John was trying to live his life with lots of calm and tranquility. But today his wife, Sharon, was trying to mount a new phone on the wall and had a very frustrating time of it. John resented her for putting so much negative emotion into the atmosphere.
Which means basically he was saying (if he was bold enough to say it out loud), "I know the circumstances are upsetting, but please change your way of dealing with your circumstances so they don't bother you as much."
But what about John? Sharon being upset is his circumstance. Can he change his way of dealing with it so it doesn't bother him as much? And if he can't, how can he ask her to? And if he can, why does he need to ask her to?
So John thought about it. And he asked himself, "Given that my intention is to live in serenity, what would I have to think about Sharon being upset that would result in me being serene about it?" In other words, if he was already serene about it, what would he be thinking?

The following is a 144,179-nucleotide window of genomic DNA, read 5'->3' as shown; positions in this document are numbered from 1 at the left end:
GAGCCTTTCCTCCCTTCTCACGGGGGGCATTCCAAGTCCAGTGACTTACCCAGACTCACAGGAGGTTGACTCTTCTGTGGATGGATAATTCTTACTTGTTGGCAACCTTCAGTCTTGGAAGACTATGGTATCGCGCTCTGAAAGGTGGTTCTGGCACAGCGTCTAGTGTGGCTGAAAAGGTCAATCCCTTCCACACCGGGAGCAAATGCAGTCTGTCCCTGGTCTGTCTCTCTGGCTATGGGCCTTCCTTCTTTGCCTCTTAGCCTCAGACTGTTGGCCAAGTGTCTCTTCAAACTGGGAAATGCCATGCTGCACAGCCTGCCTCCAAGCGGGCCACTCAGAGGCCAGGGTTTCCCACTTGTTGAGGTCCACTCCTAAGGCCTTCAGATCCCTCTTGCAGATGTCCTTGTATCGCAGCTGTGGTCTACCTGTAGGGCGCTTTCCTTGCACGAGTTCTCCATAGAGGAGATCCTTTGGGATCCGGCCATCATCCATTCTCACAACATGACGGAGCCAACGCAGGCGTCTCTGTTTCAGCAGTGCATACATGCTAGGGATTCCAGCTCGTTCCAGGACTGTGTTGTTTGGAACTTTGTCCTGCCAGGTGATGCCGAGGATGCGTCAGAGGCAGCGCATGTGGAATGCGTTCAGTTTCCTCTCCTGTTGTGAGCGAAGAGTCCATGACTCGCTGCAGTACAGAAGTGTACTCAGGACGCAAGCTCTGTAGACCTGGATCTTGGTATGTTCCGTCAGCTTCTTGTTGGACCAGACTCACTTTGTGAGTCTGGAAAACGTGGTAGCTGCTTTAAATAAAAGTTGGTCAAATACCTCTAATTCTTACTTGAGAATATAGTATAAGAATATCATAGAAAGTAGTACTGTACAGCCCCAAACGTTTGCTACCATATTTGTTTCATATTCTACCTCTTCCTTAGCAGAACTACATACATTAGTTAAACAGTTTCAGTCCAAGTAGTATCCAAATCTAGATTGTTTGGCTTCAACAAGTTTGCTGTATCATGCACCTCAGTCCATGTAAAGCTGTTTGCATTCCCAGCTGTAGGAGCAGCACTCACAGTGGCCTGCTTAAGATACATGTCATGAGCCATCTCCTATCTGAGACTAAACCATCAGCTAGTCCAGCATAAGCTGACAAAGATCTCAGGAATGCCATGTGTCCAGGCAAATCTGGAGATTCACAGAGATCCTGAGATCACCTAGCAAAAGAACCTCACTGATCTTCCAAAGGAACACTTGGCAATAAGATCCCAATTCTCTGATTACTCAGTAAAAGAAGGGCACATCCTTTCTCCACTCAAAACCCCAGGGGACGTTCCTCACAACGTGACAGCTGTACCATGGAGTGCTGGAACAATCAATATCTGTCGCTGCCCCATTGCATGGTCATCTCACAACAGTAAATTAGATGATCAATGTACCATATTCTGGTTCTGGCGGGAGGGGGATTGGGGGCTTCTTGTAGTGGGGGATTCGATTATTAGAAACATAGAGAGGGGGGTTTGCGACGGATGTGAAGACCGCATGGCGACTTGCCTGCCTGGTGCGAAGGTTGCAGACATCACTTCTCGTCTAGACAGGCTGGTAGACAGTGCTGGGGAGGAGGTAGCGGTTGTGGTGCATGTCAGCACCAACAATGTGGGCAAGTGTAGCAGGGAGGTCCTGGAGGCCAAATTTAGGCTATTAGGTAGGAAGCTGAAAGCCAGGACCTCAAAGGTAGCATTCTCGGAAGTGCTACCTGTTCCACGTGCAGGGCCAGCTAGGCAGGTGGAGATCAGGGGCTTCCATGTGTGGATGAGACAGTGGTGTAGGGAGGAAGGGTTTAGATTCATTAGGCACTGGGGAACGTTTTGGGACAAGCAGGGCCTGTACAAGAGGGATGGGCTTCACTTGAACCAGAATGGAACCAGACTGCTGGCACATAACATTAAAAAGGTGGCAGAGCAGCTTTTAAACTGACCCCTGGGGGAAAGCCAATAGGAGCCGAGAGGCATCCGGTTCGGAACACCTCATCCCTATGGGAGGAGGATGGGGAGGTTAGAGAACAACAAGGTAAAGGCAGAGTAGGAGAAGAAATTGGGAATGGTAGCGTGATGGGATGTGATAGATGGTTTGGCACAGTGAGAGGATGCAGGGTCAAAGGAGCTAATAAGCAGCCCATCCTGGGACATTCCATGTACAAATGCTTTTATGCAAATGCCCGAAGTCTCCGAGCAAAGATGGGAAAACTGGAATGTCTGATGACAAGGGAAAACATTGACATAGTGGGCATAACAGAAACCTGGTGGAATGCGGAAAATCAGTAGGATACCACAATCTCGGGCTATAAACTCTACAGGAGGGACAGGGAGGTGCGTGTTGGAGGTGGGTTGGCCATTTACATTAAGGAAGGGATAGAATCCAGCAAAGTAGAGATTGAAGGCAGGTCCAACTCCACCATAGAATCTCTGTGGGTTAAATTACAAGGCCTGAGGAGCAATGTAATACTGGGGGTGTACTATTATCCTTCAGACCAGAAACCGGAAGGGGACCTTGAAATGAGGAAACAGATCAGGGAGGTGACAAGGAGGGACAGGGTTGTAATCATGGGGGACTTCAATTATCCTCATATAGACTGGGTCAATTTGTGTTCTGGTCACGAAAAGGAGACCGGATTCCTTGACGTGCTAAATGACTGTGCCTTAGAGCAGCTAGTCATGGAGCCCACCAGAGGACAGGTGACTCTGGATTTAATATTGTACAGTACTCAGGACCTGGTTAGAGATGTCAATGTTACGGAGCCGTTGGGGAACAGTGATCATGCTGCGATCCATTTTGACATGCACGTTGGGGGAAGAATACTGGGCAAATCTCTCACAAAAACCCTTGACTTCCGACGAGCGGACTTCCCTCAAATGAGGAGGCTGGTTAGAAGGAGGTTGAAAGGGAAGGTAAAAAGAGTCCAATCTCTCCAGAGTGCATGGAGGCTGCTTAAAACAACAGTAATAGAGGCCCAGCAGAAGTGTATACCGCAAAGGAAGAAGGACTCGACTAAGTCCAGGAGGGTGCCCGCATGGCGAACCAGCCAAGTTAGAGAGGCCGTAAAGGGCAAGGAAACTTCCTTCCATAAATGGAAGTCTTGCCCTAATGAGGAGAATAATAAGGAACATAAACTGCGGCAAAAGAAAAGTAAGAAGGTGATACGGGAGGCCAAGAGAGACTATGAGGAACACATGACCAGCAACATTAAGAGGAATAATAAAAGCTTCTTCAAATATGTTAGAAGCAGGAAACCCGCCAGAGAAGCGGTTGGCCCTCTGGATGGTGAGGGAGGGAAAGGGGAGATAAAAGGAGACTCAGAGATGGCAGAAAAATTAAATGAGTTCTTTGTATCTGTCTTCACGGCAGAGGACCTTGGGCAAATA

And he came up with an answer. He'd be thinking something like this: "It was just circumstances. Those circumstances would have frustrated anyone. She got extra upset, but she has genuinely frustrating circumstances compounded by other frustrating circumstances in her life. She's dealing with it the best she can and actually she's dealing with it successfully for the most part. So she lost her head a little. Who among us has not lost his head a bit when thwarted repeatedly by frustrating circumstances?"
There is an old Russian saying that before you concern yourself with the dirt on someone else's doorstep, first clean your own. John learned this lesson for himself. And his calm helped Sharon find her calm.
Adam Khan is the author of Principles For Personal Growth, Slotralogy, Antivirus For Your Mind, and co-author with Klassy Evans of How to Change the Way You Look at Things (in Plain English). Follow his podcast, The Adam Bomb.